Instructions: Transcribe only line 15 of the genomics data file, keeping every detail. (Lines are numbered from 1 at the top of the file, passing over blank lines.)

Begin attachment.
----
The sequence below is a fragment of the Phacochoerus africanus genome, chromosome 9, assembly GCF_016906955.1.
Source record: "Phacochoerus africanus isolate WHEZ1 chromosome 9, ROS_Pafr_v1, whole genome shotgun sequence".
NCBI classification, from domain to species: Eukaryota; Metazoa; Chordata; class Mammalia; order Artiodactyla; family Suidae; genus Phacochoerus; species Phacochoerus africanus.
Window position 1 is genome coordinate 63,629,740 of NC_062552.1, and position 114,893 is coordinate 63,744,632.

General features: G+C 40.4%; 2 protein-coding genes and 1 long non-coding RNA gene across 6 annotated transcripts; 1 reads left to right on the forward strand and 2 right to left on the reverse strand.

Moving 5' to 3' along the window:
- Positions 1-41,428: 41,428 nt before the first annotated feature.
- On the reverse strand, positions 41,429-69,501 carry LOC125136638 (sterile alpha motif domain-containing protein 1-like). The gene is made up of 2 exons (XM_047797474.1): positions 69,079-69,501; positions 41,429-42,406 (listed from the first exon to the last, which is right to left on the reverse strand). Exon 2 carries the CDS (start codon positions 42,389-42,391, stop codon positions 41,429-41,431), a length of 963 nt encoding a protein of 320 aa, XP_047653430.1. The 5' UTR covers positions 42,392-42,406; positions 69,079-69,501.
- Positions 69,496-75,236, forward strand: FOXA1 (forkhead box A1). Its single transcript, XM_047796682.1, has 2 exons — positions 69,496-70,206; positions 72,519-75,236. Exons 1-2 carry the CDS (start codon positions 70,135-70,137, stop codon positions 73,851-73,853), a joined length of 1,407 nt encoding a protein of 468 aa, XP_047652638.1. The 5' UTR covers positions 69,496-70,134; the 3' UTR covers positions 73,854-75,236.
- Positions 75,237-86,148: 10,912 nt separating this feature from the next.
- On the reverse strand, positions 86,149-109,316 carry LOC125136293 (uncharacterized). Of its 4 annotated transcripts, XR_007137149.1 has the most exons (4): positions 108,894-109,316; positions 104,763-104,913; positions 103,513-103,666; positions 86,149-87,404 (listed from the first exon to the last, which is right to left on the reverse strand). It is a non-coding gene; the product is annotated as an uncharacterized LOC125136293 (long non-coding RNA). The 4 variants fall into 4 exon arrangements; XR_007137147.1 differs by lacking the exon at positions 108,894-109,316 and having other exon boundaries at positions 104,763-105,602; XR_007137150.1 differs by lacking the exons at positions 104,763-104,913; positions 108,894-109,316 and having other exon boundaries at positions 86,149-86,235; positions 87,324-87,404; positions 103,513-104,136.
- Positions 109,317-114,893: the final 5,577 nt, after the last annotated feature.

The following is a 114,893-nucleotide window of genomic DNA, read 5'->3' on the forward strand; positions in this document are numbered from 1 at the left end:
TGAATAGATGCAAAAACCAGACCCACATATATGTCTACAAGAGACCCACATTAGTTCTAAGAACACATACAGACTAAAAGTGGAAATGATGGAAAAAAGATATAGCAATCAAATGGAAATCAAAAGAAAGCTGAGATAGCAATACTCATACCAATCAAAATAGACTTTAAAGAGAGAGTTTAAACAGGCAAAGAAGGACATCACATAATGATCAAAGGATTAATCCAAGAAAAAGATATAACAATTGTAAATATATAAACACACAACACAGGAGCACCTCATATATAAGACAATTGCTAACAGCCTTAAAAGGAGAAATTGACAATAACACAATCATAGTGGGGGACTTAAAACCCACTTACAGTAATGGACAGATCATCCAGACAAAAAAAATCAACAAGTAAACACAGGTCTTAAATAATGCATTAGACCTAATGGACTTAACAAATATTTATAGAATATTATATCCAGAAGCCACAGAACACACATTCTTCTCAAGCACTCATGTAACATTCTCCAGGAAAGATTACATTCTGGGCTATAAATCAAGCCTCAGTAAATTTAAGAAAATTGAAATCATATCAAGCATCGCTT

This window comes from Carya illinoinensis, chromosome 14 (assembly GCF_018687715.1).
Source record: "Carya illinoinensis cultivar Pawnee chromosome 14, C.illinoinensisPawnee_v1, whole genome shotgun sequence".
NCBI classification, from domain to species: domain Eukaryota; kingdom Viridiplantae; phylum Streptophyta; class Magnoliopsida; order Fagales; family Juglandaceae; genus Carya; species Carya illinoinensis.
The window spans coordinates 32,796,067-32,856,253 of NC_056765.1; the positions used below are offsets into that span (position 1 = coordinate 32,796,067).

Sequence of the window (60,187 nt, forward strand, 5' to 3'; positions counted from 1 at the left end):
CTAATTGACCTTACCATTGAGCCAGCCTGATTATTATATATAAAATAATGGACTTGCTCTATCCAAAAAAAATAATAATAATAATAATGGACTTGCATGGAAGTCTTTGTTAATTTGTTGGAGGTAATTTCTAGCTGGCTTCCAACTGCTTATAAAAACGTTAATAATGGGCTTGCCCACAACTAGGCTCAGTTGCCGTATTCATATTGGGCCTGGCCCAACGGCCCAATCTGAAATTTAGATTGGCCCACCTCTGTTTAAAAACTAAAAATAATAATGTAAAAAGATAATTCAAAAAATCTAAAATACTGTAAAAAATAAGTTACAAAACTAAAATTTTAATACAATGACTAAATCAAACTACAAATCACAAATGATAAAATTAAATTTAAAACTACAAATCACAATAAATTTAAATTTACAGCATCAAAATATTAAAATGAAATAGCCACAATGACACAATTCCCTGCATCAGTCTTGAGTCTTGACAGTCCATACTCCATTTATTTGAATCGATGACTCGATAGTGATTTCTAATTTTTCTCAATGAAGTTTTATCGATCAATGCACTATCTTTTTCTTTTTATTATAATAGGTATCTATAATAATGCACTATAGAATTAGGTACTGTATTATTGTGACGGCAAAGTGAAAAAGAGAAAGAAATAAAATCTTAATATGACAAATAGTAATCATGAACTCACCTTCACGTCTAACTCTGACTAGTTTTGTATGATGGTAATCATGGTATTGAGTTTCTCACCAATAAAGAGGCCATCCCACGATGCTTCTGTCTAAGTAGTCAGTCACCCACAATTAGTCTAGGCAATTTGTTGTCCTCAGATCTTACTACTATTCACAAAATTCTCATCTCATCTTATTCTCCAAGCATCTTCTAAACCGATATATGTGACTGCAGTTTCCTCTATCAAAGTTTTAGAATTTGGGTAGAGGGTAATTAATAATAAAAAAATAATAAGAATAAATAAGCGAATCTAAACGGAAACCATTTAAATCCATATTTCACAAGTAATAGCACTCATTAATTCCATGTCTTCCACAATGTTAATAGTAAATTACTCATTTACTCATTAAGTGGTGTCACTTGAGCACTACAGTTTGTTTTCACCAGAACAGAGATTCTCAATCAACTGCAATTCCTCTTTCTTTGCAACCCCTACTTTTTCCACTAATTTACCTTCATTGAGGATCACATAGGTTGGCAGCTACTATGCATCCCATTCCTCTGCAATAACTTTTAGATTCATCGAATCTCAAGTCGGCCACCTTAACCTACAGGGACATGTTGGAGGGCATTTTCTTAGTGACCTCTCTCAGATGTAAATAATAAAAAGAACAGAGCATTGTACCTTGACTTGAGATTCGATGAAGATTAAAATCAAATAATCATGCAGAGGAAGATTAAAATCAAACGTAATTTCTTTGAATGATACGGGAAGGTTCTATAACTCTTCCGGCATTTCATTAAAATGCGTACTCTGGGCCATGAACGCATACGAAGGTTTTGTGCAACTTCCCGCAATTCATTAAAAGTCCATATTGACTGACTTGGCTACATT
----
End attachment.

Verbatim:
This window comes from Carya illinoinensis, chromosome 14 (assembly GCF_018687715.1).